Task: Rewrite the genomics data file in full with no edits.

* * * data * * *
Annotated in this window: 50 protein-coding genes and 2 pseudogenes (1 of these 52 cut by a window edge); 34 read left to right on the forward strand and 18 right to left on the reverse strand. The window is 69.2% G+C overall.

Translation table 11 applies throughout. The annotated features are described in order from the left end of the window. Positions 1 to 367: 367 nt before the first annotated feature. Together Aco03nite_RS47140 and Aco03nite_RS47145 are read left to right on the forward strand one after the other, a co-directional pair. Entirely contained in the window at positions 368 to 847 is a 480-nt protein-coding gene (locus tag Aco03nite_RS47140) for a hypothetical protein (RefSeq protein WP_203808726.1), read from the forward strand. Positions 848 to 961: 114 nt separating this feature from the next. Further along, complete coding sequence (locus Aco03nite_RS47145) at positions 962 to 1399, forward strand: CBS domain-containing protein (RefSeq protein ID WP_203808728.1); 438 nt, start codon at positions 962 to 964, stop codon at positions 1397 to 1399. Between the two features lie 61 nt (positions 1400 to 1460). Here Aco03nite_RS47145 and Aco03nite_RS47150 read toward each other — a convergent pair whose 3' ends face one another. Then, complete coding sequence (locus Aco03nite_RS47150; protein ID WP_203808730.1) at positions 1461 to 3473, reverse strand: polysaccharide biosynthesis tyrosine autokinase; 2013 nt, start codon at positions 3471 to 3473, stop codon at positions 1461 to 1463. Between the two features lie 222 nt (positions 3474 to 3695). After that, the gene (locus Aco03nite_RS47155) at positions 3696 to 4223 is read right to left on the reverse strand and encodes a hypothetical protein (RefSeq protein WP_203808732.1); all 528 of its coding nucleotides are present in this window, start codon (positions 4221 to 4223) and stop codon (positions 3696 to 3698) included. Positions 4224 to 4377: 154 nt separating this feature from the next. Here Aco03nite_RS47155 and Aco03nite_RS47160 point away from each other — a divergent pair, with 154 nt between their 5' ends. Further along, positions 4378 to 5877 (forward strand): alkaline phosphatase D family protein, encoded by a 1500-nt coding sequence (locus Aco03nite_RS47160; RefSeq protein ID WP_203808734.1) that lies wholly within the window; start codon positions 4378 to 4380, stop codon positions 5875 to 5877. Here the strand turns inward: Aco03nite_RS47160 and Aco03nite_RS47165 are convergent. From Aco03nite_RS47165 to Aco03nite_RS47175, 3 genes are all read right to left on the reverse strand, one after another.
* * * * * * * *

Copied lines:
Annotated in this window: 50 protein-coding genes and 2 pseudogenes (1 of these 52 cut by a window edge); 34 read left to right on the forward strand and 18 right to left on the reverse strand. The window is 69.2% G+C overall.

Translation table 11 applies throughout. The annotated features are described in order from the left end of the window. Positions 1 to 367: 367 nt before the first annotated feature. Together Aco03nite_RS47140 and Aco03nite_RS47145 are read left to right on the forward strand one after the other, a co-directional pair. Entirely contained in the window at positions 368 to 847 is a 480-nt protein-coding gene (locus tag Aco03nite_RS47140) for a hypothetical protein (RefSeq protein WP_203808726.1), read from the forward strand. Positions 848 to 961: 114 nt separating this feature from the next. Further along, complete coding sequence (locus Aco03nite_RS47145) at positions 962 to 1399, forward strand: CBS domain-containing protein (RefSeq protein ID WP_203808728.1); 438 nt, start codon at positions 962 to 964, stop codon at positions 1397 to 1399. Between the two features lie 61 nt (positions 1400 to 1460). Here Aco03nite_RS47145 and Aco03nite_RS47150 read toward each other — a convergent pair whose 3' ends face one another. Then, complete coding sequence (locus Aco03nite_RS47150; protein ID WP_203808730.1) at positions 1461 to 3473, reverse strand: polysaccharide biosynthesis tyrosine autokinase; 2013 nt, start codon at positions 3471 to 3473, stop codon at positions 1461 to 1463. Between the two features lie 222 nt (positions 3474 to 3695). After that, the gene (locus Aco03nite_RS47155) at positions 3696 to 4223 is read right to left on the reverse strand and encodes a hypothetical protein (RefSeq protein WP_203808732.1); all 528 of its coding nucleotides are present in this window, start codon (positions 4221 to 4223) and stop codon (positions 3696 to 3698) included. Positions 4224 to 4377: 154 nt separating this feature from the next. Here Aco03nite_RS47155 and Aco03nite_RS47160 point away from each other — a divergent pair, with 154 nt between their 5' ends. Further along, positions 4378 to 5877 (forward strand): alkaline phosphatase D family protein, encoded by a 1500-nt coding sequence (locus Aco03nite_RS47160; RefSeq protein ID WP_203808734.1) that lies wholly within the window; start codon positions 4378 to 4380, stop codon positions 5875 to 5877. Here the strand turns inward: Aco03nite_RS47160 and Aco03nite_RS47165 are convergent. From Aco03nite_RS47165 to Aco03nite_RS47175, 3 genes are all read right to left on the reverse strand, one after another.